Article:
Tomáš Michálek • PhD student
Tomáš is a doctoral student conducting research in the domain of distributed micromanipulation based on dielectrophoresis under supervision of Zdeněk Hurák. He started his doctoral studies in 2016. His research interests include mathematical modeling of dielectrophoresis and other electrokinetic phenomena and real-time optimization-based (micro)manipulation using arrays of actuators. Besides solving computational problems, Tomáš is also involved in laboratory experimental verification of the proposed control strategies. A particular research task that Tomáš is investigating is the independent but simultaneous manipulation with several microparticles (possibly of biological origin). His ultimate motivation is to contribute to development of a cheap Lab-on-a-Chip device for affordable and fast bioanalysis such as detection of cancer or some infection. Tomáš is driven by the conviction that advanced methods from control theory, robotics a automation can make a major impact in the Lab-on-Chip domain.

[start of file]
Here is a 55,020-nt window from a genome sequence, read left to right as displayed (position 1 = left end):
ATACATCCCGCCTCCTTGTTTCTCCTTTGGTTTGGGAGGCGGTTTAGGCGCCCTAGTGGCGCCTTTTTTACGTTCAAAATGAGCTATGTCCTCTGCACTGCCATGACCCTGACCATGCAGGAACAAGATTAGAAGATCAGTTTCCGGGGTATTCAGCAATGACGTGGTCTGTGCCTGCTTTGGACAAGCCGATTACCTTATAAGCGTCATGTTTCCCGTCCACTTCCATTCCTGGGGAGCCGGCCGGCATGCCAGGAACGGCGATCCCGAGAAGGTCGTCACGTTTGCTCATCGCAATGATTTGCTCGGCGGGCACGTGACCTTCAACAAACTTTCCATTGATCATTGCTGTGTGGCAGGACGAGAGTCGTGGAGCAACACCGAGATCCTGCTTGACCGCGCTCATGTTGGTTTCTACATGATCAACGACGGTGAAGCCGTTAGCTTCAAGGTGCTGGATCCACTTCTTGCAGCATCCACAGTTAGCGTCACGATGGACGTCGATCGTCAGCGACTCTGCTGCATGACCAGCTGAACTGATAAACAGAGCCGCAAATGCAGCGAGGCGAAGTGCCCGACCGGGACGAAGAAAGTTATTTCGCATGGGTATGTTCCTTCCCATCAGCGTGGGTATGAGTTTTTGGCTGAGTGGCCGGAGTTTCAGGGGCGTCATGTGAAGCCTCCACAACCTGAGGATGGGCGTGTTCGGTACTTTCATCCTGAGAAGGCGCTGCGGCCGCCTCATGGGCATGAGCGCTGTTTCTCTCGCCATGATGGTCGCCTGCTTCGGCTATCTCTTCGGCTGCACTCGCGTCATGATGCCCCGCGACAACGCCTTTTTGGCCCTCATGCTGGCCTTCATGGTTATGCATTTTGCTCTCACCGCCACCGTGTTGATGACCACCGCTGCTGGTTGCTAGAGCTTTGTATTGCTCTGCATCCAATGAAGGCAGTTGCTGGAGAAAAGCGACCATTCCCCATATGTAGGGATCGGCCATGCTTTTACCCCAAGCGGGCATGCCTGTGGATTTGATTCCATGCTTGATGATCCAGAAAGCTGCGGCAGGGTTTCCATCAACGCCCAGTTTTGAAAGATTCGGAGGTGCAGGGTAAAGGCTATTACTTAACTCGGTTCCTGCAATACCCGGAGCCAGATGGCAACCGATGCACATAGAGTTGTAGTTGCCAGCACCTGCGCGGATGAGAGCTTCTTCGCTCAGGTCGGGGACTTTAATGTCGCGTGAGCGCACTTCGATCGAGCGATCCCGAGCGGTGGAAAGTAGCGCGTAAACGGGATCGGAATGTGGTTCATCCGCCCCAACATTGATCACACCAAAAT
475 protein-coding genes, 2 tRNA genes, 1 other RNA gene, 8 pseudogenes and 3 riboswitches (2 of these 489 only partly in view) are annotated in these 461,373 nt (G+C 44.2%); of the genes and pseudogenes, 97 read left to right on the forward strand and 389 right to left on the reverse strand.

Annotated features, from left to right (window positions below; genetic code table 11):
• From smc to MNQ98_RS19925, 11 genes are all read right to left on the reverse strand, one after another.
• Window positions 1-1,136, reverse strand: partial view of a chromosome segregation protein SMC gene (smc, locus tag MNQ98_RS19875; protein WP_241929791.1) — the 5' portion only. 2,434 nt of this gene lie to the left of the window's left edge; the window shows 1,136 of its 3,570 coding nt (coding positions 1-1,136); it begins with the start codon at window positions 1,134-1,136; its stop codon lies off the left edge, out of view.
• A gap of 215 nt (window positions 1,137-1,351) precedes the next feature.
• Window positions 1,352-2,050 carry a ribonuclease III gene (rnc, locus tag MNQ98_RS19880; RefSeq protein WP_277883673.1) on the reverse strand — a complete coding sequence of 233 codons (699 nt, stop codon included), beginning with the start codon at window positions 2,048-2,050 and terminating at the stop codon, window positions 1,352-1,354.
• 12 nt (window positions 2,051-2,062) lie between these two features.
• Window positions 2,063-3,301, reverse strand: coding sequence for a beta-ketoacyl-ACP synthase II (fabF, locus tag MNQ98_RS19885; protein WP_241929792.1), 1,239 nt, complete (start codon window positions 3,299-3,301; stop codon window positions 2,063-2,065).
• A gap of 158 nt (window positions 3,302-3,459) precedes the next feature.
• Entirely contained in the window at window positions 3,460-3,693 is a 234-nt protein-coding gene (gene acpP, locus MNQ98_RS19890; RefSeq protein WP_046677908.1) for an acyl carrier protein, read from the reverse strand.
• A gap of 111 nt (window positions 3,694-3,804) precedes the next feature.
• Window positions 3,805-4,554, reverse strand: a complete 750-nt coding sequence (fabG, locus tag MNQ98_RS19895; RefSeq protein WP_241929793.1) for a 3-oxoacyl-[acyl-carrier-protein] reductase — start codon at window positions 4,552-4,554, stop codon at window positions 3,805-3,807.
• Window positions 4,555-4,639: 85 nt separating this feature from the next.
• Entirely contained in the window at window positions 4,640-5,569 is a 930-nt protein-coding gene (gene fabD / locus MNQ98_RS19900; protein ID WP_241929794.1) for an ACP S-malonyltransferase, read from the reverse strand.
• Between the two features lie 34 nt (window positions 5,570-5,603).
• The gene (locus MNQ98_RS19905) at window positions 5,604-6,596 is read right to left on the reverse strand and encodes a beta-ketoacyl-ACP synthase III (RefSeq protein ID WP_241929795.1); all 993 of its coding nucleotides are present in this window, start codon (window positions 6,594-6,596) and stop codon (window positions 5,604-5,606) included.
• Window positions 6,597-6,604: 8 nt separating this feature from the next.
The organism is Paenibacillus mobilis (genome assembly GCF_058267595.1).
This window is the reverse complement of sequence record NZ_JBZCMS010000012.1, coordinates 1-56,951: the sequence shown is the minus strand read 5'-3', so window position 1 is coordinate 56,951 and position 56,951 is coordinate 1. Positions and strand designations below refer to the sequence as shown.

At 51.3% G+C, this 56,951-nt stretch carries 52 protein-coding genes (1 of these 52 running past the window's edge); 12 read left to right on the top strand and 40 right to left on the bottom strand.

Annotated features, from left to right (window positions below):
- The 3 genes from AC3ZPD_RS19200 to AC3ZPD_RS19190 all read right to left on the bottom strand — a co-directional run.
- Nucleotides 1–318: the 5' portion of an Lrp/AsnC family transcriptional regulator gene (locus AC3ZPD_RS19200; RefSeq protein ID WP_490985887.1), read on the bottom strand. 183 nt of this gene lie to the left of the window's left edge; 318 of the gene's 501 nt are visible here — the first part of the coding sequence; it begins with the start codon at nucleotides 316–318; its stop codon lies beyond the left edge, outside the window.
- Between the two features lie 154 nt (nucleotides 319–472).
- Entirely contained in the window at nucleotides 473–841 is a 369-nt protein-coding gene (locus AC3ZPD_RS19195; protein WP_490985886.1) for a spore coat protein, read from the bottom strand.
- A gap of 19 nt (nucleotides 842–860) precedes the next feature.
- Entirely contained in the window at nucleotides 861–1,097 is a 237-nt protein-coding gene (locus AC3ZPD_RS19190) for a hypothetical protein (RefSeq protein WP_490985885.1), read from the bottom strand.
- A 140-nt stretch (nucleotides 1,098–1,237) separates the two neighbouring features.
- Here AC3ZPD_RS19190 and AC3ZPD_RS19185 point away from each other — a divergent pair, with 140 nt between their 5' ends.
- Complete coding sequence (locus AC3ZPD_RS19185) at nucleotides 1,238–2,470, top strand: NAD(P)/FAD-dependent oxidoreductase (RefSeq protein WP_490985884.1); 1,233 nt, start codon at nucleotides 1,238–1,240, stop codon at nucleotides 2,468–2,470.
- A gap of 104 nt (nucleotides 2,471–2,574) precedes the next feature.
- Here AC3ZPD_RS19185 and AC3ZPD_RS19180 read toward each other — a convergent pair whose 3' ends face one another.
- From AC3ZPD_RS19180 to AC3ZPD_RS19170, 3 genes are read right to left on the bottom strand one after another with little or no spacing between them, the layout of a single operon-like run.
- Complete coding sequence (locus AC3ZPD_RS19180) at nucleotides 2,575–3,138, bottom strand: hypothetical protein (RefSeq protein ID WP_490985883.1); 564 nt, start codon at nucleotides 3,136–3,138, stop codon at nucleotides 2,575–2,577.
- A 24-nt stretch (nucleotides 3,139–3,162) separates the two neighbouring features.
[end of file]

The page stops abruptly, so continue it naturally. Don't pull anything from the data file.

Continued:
Tomáš joined the group as early as in his final undergraduate year while working on the project supervised by Jiří Zemánek. He was one of the key team members who brought the team's dielectrophoretic setup to a succesful participation at Mobile Microrobotics Challenge organized by NIST in 2012 and IEEE RAS in 2013. This collaboration with Jiří Zemánek culminated in the successfuly defended master's thesis in June 2015, which was awarded Dean’s prize.